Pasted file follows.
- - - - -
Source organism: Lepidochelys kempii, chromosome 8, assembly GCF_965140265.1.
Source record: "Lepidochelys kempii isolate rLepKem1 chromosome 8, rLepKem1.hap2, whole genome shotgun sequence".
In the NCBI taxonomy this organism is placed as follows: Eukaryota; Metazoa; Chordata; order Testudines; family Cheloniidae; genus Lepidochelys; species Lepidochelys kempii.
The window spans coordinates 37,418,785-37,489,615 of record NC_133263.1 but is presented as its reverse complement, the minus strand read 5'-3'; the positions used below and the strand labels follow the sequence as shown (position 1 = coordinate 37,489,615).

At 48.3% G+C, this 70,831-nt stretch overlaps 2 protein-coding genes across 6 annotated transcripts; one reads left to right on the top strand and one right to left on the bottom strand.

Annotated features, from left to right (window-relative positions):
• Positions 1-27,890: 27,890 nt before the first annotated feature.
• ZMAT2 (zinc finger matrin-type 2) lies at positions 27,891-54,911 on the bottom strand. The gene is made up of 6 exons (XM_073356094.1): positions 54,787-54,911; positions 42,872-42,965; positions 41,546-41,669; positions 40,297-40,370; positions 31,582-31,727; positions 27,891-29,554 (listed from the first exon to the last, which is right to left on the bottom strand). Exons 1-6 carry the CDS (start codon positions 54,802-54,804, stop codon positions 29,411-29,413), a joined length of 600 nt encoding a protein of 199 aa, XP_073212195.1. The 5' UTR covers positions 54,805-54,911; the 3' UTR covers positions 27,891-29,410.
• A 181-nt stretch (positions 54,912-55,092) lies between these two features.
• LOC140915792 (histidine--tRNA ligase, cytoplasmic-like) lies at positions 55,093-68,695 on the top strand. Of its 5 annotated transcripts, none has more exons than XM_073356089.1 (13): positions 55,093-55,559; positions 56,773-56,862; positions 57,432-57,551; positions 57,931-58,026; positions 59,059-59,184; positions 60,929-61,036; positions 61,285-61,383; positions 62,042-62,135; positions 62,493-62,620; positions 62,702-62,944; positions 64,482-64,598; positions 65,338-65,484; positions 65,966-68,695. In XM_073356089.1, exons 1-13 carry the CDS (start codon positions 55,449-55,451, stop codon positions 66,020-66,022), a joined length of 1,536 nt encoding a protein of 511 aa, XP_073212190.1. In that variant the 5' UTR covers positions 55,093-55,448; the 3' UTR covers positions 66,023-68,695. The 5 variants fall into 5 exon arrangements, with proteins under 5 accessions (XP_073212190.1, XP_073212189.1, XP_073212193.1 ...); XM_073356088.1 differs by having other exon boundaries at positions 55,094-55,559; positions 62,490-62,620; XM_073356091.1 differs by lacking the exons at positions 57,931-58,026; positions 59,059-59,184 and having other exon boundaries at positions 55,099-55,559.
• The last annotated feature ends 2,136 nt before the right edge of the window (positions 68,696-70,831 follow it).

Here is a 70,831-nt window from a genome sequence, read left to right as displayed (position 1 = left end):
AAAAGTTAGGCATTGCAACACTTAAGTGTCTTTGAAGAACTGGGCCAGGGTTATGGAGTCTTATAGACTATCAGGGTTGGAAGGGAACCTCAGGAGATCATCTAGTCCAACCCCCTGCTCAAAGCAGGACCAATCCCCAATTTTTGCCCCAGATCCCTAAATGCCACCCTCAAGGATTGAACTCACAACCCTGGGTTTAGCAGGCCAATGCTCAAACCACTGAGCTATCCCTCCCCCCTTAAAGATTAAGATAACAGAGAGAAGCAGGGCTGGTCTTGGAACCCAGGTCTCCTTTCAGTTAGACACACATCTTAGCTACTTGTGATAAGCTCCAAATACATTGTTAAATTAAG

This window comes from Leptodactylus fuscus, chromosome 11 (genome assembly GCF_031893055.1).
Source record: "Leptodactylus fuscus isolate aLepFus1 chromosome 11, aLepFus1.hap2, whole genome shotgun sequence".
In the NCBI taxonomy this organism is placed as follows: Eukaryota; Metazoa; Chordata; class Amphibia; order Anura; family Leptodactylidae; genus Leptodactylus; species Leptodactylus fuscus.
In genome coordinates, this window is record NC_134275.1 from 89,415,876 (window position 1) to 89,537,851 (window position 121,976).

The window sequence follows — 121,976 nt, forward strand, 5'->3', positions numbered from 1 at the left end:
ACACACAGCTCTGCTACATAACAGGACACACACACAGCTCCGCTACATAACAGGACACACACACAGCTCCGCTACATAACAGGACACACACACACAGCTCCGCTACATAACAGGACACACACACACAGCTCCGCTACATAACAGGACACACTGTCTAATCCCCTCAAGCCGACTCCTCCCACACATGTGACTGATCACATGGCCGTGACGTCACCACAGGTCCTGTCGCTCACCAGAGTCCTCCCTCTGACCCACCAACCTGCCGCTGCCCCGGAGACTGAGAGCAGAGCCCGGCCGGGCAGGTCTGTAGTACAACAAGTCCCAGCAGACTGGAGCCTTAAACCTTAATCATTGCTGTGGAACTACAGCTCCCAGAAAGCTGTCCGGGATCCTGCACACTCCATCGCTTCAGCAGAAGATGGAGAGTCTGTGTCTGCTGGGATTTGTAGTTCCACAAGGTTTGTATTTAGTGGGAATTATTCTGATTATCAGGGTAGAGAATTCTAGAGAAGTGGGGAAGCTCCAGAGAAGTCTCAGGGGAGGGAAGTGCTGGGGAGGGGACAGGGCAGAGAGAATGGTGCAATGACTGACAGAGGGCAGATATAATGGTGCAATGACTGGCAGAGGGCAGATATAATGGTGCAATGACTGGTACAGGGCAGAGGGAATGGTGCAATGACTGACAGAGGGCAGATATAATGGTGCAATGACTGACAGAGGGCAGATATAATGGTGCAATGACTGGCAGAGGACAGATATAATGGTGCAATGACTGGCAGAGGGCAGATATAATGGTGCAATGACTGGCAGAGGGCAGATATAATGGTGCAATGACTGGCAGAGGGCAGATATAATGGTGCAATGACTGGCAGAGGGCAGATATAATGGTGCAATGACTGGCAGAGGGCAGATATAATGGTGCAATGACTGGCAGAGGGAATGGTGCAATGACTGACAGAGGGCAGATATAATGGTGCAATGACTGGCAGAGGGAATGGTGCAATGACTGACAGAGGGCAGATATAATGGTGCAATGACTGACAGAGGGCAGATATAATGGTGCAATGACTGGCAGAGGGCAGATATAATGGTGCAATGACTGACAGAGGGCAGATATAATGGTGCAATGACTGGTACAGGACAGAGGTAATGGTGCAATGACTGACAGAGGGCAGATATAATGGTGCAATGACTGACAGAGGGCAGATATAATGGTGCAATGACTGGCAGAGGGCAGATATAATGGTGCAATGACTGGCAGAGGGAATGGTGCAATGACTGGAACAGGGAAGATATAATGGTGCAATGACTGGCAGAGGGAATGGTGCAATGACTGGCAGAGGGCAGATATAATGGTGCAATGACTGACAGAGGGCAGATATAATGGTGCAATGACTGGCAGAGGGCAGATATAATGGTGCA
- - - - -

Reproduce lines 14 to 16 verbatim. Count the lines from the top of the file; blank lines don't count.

This window comes from Leptodactylus fuscus, chromosome 11 (genome assembly GCF_031893055.1).
Source record: "Leptodactylus fuscus isolate aLepFus1 chromosome 11, aLepFus1.hap2, whole genome shotgun sequence".
In the NCBI taxonomy this organism is placed as follows: Eukaryota; Metazoa; Chordata; class Amphibia; order Anura; family Leptodactylidae; genus Leptodactylus; species Leptodactylus fuscus.